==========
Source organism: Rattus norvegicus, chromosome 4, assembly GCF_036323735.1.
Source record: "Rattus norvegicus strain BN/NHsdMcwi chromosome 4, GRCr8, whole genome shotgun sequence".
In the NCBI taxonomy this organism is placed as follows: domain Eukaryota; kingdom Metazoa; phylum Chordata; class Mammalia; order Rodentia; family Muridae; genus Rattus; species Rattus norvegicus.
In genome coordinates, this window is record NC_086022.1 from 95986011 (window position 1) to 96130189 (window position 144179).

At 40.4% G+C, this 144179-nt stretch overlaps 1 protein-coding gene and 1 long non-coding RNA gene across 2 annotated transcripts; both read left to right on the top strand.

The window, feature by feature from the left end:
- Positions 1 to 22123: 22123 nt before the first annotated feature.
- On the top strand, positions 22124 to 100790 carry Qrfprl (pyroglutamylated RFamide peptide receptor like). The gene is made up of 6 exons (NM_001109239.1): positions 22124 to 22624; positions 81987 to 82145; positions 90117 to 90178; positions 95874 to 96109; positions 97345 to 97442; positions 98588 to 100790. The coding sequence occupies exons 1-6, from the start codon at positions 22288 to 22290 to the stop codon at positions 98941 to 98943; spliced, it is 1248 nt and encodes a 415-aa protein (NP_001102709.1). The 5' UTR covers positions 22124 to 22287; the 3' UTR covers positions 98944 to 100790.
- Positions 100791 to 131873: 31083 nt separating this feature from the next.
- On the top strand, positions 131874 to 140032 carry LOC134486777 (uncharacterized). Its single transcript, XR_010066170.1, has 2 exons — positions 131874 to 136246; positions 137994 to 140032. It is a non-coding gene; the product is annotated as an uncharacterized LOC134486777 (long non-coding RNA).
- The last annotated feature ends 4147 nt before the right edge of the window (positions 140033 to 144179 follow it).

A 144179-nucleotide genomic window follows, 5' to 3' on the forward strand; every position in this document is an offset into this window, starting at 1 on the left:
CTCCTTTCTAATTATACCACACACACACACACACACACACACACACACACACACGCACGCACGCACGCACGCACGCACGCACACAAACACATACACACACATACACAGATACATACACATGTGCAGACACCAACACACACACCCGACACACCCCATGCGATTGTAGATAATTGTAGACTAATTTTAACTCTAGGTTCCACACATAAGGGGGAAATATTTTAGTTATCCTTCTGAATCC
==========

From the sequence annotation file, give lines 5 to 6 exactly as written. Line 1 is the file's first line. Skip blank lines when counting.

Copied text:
At 40.4% G+C, this 144179-nt stretch overlaps 1 protein-coding gene and 1 long non-coding RNA gene across 2 annotated transcripts; both read left to right on the top strand.

The window, feature by feature from the left end: